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Darren Fleming and Executive Speaking

Posted by Presentation Skills on February 10, 2008

If you’re looking to improve your presentation and communication skills, you need someone who has spoken to large audiences, can show you how to use humour and can give you the skills to think on your feet.

Darren Fleming from Executive Speaking can teach you the skills that you are after.

Are you WOWing your Audience?

Get these skills from


Posted in Executive Speaking Video, humour in presentations, nervousness, presentation skills, public speaking, public speaking courses, public speaking tips | Tagged: , , | 1 Comment »

The Nuts and Bolts of Public Speaking: Book review

Posted by Presentation Skills on February 3, 2008

I have just finished a great book on public Speaking, The Nuts and Bolts of Public Speaking.  The author Craig Valentine is the 1999 World Champion of Public Speaking and a highly paid keynote speaker in the US.

What sets this book apart from others is that it focuses on the basics.  From speech structure to how to use the rule of three to gte your point across with more impact, this book has it all.

There is one fantastic section that I loved.  It was on finding the magical moments from your own life that will bring your speech alive.  These are the parts of your speech that the audience will hang off.  Despite what we think, we all have an enormous amount of stories that we can draw upon to help us illustrate our points.  This section is well worth the cost of the book alone.

If this book could be improved anywhere, it is that there is no index or detailed table of contents.  This is a great reference book, but the lack of an index makes it difficult to reference!

Over all, a great book, and you can order a copy from Craig here.  Just tell him I sent you.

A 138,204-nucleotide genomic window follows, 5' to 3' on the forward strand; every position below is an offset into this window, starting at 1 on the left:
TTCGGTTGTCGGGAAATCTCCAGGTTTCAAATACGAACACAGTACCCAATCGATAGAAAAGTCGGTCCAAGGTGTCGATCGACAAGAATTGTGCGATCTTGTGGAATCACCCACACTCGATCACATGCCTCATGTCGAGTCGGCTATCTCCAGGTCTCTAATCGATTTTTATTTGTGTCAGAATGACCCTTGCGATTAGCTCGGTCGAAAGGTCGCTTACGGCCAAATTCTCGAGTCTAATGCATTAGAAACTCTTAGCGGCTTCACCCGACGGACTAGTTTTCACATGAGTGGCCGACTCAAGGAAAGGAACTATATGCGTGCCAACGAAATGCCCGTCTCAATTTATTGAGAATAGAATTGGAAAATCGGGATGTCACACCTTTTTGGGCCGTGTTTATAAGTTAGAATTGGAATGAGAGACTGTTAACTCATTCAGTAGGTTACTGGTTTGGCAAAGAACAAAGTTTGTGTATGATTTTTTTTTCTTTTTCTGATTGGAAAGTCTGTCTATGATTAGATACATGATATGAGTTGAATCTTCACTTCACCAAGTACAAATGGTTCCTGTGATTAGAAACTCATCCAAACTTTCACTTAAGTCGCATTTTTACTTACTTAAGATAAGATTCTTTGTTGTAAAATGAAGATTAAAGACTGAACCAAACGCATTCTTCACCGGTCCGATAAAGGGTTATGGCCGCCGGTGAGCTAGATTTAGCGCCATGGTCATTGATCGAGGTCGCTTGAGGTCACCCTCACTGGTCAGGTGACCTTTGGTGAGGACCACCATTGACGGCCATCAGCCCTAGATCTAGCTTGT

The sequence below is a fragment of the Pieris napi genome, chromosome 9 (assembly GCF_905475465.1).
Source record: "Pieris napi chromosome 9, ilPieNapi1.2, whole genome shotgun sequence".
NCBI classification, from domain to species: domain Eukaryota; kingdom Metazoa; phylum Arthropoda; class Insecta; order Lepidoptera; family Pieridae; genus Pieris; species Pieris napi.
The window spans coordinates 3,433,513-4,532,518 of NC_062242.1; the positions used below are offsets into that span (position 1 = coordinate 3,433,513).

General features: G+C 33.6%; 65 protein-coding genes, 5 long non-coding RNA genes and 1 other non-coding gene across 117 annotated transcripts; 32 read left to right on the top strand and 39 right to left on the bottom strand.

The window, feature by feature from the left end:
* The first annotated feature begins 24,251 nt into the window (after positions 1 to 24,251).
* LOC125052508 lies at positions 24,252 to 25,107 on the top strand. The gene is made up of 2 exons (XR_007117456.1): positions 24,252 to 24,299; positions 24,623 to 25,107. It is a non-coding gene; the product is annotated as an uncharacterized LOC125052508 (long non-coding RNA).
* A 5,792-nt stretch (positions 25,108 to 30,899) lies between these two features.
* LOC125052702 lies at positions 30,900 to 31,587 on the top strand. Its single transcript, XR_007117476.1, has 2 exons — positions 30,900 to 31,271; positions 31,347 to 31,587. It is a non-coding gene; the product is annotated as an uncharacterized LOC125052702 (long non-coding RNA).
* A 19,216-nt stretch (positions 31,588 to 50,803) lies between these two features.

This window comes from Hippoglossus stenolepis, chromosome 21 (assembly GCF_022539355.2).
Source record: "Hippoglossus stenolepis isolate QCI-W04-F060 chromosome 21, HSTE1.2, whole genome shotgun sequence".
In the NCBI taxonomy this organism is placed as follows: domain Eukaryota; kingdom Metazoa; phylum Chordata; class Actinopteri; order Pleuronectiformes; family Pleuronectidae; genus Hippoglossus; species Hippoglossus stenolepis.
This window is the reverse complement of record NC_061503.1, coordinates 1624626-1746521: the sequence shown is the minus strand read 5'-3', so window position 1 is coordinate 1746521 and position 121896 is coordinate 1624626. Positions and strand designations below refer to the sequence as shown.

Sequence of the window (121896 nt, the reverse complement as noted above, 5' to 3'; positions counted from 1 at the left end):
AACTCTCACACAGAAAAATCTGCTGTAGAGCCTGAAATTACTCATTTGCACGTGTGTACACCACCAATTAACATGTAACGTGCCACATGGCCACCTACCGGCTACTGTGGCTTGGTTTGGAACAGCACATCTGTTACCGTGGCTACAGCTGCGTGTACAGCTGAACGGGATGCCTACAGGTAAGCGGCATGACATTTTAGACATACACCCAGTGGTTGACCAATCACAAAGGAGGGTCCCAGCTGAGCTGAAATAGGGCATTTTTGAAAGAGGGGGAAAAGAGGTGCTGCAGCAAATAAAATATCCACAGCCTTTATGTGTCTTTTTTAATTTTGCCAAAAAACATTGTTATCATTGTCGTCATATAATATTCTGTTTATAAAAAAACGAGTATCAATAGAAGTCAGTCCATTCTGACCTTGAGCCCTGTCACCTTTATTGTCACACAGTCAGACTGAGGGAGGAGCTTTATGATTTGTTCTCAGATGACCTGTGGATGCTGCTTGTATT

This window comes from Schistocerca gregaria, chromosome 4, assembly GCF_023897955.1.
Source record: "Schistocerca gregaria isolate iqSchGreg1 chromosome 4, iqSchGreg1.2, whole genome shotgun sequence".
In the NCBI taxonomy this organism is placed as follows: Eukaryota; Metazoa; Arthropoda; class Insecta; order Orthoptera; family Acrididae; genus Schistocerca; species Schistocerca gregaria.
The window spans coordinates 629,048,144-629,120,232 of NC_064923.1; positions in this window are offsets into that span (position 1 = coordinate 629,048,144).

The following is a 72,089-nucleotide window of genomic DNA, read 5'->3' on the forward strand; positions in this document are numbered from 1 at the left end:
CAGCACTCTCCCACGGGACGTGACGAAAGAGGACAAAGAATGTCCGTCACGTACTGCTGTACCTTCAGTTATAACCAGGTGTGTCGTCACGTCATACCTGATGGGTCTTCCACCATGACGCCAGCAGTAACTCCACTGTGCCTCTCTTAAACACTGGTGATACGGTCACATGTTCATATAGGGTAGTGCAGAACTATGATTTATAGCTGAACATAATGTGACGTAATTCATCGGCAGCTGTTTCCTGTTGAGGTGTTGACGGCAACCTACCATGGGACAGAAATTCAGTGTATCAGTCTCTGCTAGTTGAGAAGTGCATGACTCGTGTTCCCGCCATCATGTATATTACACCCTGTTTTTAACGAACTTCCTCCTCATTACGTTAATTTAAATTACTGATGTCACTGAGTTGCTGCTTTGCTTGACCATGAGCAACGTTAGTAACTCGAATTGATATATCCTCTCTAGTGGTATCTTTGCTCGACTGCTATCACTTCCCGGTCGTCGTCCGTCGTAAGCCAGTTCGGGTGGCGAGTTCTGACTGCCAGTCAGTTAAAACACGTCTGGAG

‘Til next time.


Darren Fleming

Australian Toastmasters Champion

Posted in humour in presentations, Martketing your speaking skills, nervousness, presentation skills, public speaking, Public Speaking books, public speaking courses, public speaking humour, public speaking tips, Understanding your audience | 4 Comments »

Great Speakers are Great Persuaders.

Posted by Presentation Skills on February 3, 2008

If you have to persuade anyone, you will need this! 

When a great speaker stand to speak, they have a whole arsenal of tools that they can use to persuade you to their message.  One that we can all use is the “Push and Pull” method.

Put simply, the “Push and Pull” refers to how you structure the features and benefits in your message.  (Understanding the difference between features and benefits is a basic sales technique.  For example, the feature of the car is that it has an air-conditioner; the benefit is that you can travel in cool comfort on hot days.  People will always buy the benefits over the features)

You can use the Push and Pull to deliver your benefits in different ways:

  • The Push – The air-conditioner is great because you can travel in comfort.
  • The Pull – The air-conditioner is great because you don’t want to be hot and sticky when you arrive at your destination.